With: Michael Burgess, Garnet Coleman, Sarah Davis, Kyle Janek, Charles Schwertner and Charles Ornstein (mod.)
First question, from Ornstein: “Now that we’re into the actual implementation stage, how is that actually playing out?” Burgess said there is still a lack of information and transparency from the Obama administration on how things are. On Medicaid expansion, he said, “I think the states that have been somewhat circumspect are correct.” The problem, he said, is that “there is no actual money there to give to the states.” Schwertner also expressed opposition to the federal health law. “In general, I think Obamacare has overpromised and under-delivered,” he said. On Medicaid expansion, he added that it merited “honest discussion,” but that “expanding Medicaid in its current form is a nonstarter for Texas.”
Davis said a common theme since the rollout of the Affordable Care Act is “complete uncertainty,” citing the many legal challenges to the law. Coleman said the largely partisan divide over Obamacare “is a big opportunity to sit down and see where we agree” regarding a potential “Texas solution” to Medicaid expansion. “If we don’t do anything to fix what we’ve learned, that’s a tragedy,” he said.
Assuming no Medicaid expansion, Orsntein asks, “What is Texas going to do about that population?” Schwertner said, “We’re already doing things,” including the 1115 waiver and Medicaid managed care programs. He further cited Oregon study that found, despite Medicaid expansion, there were more emergency room visits. Janek said the uninsured rate doesn’t necessarily reflect rate of care. “We should not confuse who has an insurance card in their pocket with who is getting care,” he said.
Coleman disagreed with Janek, saying people who have health insurance enjoy certainty. “The best way to get treated is through a model that uses primary care first,” he said. Davis said Texas wants to work with the federal government “to try to find some solutions as long as we have the flexibility.”
Janek said he wanted to “dispel the myth” that if a person doesn’t have health insurance, he or she can only get care in the emergency room. He mentioned the 1115 waiver’s uncompensated care pool and the role of clinics in treating the uninsured. “There are more ways to provide more care to folks with or without insurance than ever before,” he said.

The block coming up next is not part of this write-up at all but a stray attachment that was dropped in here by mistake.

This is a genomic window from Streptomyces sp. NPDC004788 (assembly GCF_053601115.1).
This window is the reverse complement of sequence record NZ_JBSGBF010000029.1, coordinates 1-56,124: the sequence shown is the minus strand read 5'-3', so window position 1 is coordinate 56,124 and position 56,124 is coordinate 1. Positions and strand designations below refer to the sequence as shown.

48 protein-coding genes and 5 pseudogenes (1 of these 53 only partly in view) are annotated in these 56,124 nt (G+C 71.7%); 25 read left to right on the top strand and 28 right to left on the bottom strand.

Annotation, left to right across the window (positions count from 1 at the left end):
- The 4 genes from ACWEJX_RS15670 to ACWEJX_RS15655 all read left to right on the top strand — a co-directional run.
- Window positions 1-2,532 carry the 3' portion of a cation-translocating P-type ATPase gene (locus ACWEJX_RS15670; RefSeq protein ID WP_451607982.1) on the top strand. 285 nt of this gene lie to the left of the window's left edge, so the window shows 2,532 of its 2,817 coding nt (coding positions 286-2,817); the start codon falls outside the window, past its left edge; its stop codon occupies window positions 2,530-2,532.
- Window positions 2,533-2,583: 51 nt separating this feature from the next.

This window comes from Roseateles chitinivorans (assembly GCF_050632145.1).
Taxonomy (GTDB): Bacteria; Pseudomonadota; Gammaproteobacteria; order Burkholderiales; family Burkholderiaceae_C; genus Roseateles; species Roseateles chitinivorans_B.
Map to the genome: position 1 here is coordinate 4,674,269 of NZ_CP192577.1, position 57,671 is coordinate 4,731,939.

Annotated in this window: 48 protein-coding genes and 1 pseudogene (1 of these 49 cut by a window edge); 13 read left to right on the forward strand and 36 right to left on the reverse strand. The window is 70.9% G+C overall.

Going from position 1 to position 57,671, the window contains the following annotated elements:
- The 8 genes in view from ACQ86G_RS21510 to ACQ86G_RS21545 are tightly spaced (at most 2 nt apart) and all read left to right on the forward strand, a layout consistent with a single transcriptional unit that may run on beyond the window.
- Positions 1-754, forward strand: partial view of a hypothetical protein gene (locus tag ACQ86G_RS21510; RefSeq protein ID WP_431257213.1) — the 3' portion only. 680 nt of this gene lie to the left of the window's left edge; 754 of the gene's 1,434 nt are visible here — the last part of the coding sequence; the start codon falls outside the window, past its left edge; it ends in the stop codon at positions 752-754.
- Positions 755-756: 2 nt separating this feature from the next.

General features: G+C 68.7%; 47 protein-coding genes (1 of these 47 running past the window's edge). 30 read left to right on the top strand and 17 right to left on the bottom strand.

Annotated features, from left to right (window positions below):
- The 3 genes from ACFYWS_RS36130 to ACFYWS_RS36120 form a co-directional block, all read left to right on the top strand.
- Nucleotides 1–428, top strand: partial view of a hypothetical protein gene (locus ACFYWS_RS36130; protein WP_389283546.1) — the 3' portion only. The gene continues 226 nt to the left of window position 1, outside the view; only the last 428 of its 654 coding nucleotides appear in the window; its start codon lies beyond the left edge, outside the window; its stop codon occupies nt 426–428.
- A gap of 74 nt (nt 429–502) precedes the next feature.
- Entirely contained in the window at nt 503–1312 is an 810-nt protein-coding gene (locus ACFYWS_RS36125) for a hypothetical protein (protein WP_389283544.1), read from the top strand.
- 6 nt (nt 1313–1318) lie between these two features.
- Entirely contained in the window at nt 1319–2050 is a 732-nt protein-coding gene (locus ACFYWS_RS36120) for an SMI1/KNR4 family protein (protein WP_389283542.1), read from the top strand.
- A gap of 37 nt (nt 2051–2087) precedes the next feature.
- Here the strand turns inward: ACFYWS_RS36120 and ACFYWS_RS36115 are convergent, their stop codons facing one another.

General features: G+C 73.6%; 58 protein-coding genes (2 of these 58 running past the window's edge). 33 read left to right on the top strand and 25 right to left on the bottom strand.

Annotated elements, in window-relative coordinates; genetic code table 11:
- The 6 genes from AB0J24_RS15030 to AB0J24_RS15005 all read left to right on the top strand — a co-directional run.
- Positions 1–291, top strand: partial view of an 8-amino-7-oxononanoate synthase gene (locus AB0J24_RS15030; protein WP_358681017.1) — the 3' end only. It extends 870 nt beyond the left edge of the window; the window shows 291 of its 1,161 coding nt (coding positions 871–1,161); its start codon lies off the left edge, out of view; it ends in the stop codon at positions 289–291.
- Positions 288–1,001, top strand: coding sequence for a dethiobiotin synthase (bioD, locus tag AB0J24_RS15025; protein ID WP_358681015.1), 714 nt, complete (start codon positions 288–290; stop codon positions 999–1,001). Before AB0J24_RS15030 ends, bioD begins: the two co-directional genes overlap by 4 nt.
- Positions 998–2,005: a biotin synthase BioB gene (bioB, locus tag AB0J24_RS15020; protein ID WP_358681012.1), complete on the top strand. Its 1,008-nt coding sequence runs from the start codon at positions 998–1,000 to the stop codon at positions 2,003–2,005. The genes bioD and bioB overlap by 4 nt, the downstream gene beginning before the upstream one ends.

Burgess compared the Affordable Care Act to a bunch of bureaucrats gathering in “a small, windowless room” — “that’s been the problem,” he said.
Burgess suggests federal reforms that allow people to buy health coverage with pre-tax money, and to make all plans HSA-compatible.
“I think you cannot deny that that’s true — that we are not fully funding Medicaid,” Davis said. “But I think the cost drivers behind health care are on path to outpace what we spend on education.”
First question, for Janek, is whether HHSC is “setting up for failure” the ACA, citing the regulations put on federal navigators. “What is the purpose of these regulations?” Janek said that’s a question for the Texas Department of Insurance. Coleman called the rules “a barrier to having navigators.”
Second audience question, for Schwertner, is “how can we make the ACA work for Texas,” given that it is law? Schwertner said Medicaid expansion “is not the right path for Texas in its current form.”
An audience member asked why the state didn’t set up its own exchange. Davis said it was clear that Gov. Rick Perry would have vetoed a bill to that effect.
Final audience question is why Texas is setting such low rates for Medicaid providers. Janek conceded the rates are not good, but said, “I have a certain number of dollars to provide for a certain number of people… We’re required to set actuarial sound numbers.”
With: Brett Giroir, Clay Johnston, Tedd Mitchell, Daniel K. Podolsky, Kirk Watson and Alana Rocha (mod.)
On the changing landscape of medical education, Giroir says that the current medical education system has served us extremely well. But he added that the state is entering a new era that requires combination of disciplines. Medical schools are likely to implement more of this in their curriculum, Giroir said. Johnston agrees and said using increased access to information through technology is key to better medical education and patient care.
Podolsky said there is “competition in values,” explaining that the key principle of medicine used to be autonomy but working as a team plays a much bigger role today. Mitchell adds that working together should also lead to breaking down the “silos” that different medical fields operate in at the state’s universities.
Conversation shifts to community support for medical education. Watson, who helped spearhead efforts to fund UT’s new medical school, said people can get behind financially supporting the creation of a medical school when the need for increased medical services exists.